ODY: Weeks 16/17. Sick. Of this. Acoustic Guitar.

In my twenties, I came across the Talking Heads album Fear of Music. I knew nothing of the band then, and I was vaguely dismayed by its mainly black cover and that stark green title. There may have been a hint of stiff-necked Baptist disapproval in there, though I was years removed from those hard and judgemental pews. It certainly did jangle my mental Intruder Alarm. Here there be monsters. It was a few years before I actually listened to it. By then, I’d been fascinated by the Heads album that had preceded it, More Songs About Buildings and Food. Its artfully geeky title and funky cover photos got me in the door, and what a different musical world it was. I was entranced by the relentless rhythm, and the lyrical combination of frantic energy and oddball repose. And I realized that I already knew Fear of Music’s “Life During Wartime”, which even an unhipster like me had wrapped his mainly uncomprehending ears around. 

I gradually became a fan. Well, stereo needle, we’re not on Chicago any more! This is a long way from “Wishin’ You Were Here”…It took me awhile to work my way back to Fear and the first album, Talking Heads ’77, but I loved Little Creatures through the years when my own wee critters were being born. Son Three, who turned out to be the TVPI, danced madly in his Osh Kosh overalls to “Blind”, the first track on Naked (“Talking Heads With Horns”, you might say; it was the last vinyl album I ever bought). Along the way there were True Stories, the brilliant concert/film Stop Making Sense, and of course the dark and astounding Remain in Light. Still, Fear of Music didn’t get absorbed into my collection until music-loving, punk-revering, vinyl-buying teens were living in my house around Millennium time. (Being ancient has the occasional perk: I still had a good turntable, and so Heads and Clash and even good ska like The Planet Smashers have spiced up my vinyl collection, from which the most embarrassing 1970s albums – but not all – have been purged. I guess the vinyl is worth the furniture and other gear that the lads have stored in my garage.) 

It’s not A-List Heads, but Fear of Music has some wonderful stuff, including a spooky meditation on the ultimate significance of six strings: This is the meaning of life / To tune this electric guitar … This is a crime against the state / Never listen to electric guitar … This is the verdict they reach / Someone controls electric guitar. It’s a weird and awkward song, and I’ve been playing the piss out of “Electric Guitar” and the compelling nonsense of “I Zimbra” and the rest of the album for days. It’s been the soundtrack to my own lingering fear of music this week, and it has some licks that I would probably be able to play. If. I had. An electric guitar. One of these days, I will. (One of these days, I may even allow myself to pick up the black axe and amp that the TVPI has left behind in my basement.) But the fear of music, the reluctance to stretch my boundaries or actually play with anybody – even somebody on CD or vinyl — still lingers.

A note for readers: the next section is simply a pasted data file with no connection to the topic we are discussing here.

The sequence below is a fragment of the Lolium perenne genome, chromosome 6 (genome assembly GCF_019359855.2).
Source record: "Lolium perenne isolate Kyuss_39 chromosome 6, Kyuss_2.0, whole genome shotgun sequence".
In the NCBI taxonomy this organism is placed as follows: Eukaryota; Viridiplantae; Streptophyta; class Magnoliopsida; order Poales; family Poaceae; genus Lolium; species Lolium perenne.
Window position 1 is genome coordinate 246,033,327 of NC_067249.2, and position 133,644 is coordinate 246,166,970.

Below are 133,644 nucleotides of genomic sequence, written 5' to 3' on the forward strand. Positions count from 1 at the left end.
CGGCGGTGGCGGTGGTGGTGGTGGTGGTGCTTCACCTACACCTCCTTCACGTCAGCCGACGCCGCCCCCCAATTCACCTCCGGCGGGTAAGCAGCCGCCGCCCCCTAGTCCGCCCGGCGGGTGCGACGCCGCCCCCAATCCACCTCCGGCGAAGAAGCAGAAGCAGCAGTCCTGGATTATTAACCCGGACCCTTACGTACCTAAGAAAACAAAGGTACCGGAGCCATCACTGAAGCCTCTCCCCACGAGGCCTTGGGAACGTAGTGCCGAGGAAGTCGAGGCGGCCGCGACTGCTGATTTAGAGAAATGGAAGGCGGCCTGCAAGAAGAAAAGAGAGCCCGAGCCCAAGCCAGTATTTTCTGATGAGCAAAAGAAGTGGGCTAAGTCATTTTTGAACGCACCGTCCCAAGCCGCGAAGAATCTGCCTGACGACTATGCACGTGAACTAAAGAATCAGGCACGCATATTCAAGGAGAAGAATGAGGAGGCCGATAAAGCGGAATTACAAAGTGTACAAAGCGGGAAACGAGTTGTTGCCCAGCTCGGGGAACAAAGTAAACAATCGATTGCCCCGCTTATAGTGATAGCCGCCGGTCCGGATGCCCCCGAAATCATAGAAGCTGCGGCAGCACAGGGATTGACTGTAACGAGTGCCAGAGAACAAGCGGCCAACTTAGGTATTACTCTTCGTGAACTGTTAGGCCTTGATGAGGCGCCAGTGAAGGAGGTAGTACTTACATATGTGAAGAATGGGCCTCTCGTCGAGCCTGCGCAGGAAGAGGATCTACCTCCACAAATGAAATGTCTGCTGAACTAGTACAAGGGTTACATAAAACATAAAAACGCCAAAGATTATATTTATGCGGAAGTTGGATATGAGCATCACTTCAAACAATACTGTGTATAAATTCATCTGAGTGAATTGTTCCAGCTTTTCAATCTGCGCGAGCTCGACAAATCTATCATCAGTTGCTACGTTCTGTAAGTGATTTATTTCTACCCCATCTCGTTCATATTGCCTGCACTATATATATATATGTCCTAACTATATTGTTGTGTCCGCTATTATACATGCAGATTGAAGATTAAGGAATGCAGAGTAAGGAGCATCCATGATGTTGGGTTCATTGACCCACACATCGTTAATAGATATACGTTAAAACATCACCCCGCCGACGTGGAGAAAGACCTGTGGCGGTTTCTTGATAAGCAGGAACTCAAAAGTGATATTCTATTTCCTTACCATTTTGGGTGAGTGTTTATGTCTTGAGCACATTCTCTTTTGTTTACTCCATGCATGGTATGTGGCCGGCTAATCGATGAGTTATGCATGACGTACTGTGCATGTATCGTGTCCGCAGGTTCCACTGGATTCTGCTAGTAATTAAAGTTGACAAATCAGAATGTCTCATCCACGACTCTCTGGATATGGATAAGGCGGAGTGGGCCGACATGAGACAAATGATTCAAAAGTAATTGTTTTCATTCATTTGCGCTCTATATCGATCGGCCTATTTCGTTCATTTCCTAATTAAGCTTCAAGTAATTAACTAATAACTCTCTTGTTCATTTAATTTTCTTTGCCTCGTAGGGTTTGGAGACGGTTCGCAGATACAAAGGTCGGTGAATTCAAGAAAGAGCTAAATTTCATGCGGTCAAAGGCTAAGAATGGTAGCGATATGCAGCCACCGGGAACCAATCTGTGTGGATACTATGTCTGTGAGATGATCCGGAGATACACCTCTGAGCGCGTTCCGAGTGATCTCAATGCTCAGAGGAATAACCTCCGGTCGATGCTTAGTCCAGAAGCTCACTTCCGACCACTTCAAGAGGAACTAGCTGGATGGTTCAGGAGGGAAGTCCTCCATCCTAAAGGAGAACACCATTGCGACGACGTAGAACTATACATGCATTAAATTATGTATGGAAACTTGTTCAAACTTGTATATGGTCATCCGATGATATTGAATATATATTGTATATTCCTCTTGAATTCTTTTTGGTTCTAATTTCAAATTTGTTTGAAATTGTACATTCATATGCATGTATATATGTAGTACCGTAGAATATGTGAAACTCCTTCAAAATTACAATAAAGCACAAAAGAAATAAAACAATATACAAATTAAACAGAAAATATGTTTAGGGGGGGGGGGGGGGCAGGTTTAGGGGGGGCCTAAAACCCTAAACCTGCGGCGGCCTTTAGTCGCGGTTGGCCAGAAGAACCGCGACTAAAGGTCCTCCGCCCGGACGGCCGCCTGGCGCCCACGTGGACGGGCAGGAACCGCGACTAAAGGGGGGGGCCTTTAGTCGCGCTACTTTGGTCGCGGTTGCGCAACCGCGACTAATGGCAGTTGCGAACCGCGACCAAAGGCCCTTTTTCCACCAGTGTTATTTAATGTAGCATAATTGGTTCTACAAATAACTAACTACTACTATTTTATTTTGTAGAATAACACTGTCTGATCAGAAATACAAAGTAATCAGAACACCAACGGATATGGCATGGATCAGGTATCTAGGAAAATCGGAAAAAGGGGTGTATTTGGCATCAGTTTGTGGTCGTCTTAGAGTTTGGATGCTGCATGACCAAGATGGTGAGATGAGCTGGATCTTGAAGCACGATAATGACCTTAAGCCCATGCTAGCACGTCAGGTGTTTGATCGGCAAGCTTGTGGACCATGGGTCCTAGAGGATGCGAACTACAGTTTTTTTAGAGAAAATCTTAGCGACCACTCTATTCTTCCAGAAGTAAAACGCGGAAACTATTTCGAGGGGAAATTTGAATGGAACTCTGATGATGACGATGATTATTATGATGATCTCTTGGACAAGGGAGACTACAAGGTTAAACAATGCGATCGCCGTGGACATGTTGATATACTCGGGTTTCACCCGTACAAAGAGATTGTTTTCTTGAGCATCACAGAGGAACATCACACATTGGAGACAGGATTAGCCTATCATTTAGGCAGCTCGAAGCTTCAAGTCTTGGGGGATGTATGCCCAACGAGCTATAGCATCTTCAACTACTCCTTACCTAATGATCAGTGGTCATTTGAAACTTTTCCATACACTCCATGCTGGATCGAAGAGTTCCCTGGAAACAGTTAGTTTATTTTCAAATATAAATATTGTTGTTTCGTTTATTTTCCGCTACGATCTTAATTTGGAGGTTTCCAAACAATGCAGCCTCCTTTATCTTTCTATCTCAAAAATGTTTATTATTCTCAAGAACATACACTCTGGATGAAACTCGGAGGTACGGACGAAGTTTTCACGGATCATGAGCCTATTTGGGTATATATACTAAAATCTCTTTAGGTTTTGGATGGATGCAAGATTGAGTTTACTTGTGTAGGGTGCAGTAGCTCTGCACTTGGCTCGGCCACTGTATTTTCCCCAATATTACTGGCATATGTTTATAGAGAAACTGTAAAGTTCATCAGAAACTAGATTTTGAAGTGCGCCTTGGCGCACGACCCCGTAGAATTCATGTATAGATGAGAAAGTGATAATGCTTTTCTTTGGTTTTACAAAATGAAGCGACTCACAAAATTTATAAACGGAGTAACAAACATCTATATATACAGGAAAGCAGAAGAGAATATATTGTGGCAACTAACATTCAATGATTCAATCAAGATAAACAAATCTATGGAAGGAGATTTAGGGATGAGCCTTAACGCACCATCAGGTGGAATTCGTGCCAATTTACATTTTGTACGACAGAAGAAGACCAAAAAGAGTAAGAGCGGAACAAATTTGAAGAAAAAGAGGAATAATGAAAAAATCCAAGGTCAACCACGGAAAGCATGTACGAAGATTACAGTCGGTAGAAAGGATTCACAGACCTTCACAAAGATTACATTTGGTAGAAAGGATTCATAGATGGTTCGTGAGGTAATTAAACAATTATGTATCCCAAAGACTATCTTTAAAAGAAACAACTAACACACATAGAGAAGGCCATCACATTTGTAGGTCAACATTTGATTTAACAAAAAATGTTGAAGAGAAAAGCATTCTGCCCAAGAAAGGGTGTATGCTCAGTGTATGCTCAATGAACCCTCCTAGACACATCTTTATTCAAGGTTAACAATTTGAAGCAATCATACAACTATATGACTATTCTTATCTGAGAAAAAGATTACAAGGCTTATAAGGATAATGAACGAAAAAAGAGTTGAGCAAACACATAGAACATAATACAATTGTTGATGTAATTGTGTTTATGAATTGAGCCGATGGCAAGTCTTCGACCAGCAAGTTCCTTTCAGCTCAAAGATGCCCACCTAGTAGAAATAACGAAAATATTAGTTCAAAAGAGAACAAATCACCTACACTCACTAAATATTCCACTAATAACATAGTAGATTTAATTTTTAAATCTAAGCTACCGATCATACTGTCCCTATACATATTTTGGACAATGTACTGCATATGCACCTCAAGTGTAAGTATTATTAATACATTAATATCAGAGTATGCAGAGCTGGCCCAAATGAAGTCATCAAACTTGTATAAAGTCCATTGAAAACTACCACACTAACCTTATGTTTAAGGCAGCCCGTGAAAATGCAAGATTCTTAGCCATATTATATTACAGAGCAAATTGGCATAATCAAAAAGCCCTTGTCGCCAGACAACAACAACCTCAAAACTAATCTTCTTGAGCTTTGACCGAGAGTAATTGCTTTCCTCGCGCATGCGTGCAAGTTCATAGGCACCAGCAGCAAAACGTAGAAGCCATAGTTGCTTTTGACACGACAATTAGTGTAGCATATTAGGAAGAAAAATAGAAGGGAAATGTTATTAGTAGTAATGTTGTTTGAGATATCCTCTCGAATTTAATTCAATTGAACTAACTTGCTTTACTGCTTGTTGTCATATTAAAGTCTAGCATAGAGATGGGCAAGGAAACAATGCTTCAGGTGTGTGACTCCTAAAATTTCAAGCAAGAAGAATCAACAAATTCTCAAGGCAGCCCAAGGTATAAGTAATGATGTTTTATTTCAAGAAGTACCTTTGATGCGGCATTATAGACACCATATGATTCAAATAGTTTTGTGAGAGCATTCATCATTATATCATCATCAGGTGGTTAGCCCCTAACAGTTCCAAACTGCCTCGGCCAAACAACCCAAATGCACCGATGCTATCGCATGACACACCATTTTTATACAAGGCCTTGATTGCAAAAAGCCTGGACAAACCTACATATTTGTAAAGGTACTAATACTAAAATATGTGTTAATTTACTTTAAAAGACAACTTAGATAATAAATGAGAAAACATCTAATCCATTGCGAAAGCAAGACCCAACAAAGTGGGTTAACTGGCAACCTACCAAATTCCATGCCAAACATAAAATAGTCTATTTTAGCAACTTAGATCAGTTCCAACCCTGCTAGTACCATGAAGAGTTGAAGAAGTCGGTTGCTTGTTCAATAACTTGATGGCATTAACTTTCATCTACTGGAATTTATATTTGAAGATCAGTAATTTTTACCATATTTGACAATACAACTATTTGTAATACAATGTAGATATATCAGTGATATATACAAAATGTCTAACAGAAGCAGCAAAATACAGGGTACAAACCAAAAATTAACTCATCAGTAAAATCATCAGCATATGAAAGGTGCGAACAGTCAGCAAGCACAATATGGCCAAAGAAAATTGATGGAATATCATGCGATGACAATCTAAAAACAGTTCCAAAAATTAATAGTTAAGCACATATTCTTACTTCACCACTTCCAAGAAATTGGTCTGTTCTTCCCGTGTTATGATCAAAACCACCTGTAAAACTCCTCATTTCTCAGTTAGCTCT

Or maybe I’m just bored. It’s been a profoundly grungy cycle in the Old Dog Year. Sunday was the 119th consecutive day of playing. Occasionally, those practices have been pretty cursory fifteen-minute tours of the fretboard, but for the most part I have stumbled along the strings for at least half an hour each day. But this has been a lousy two weeks. I AM bored. Most days, when I allow myself to think of it, I have a tiny quiet dread of picking the thing up and doing the same stuff (badly) again. This is the anatomy of frustration. This is the melody of discouragement. This is the hour of lead.

Well, THAT’S a bit melodramatic, to be invoking the poetry of suffering. I’m just in a funk about my playing. I’ve been in a bit of a craphole about several things, and my guitar nook is not immune. This getting old is not for sissies, said some bard of the hair salon or barbershop. But I keep coming back to the hour of lead, and remembering the stunning Emily Dickinson poem that contains that line. (Lord, she was good!) (But hold on just a doggoned minute, guitar boy. You’re being ridiculous. The poem is known as “after great pain”, and that ain’t your story. You’re just doing things the hard way, as usual. Give your head a shake!) I know this is just a plateau in the learning curve. I know this is a rut in the road, no great suffering or mischief. But it still feels pretty shitty, and I hear Emily’s epic description of the dumps:

After great pain, a formal feeling comes–
The Nerves sit ceremonious, like Tombs–
The stiff Heart questions was it He, that bore,
And Yesterday, or Centuries before?

The Feet, mechanical, go round–
Of Ground, or Air, or Ought–
A Wooden way
Regardless grown,
A Quartz contentment, like a stone–

This is the Hour of Lead–
Remembered, if outlived,
As Freezing persons, recollect the Snow–
First–Chill–then Stupor–then the letting go–

 “The letting go…” Is that to be avoided or embraced? Are you a good witch, or a bad witch? For now, I’m not letting go of the daily visit. Keep on keepin’ on. A year is not so long, but the half-hour sometimes seems endless. It may be a Wooden, a Leaden kind of progress, but I’ll assume for the moment that progress it is.

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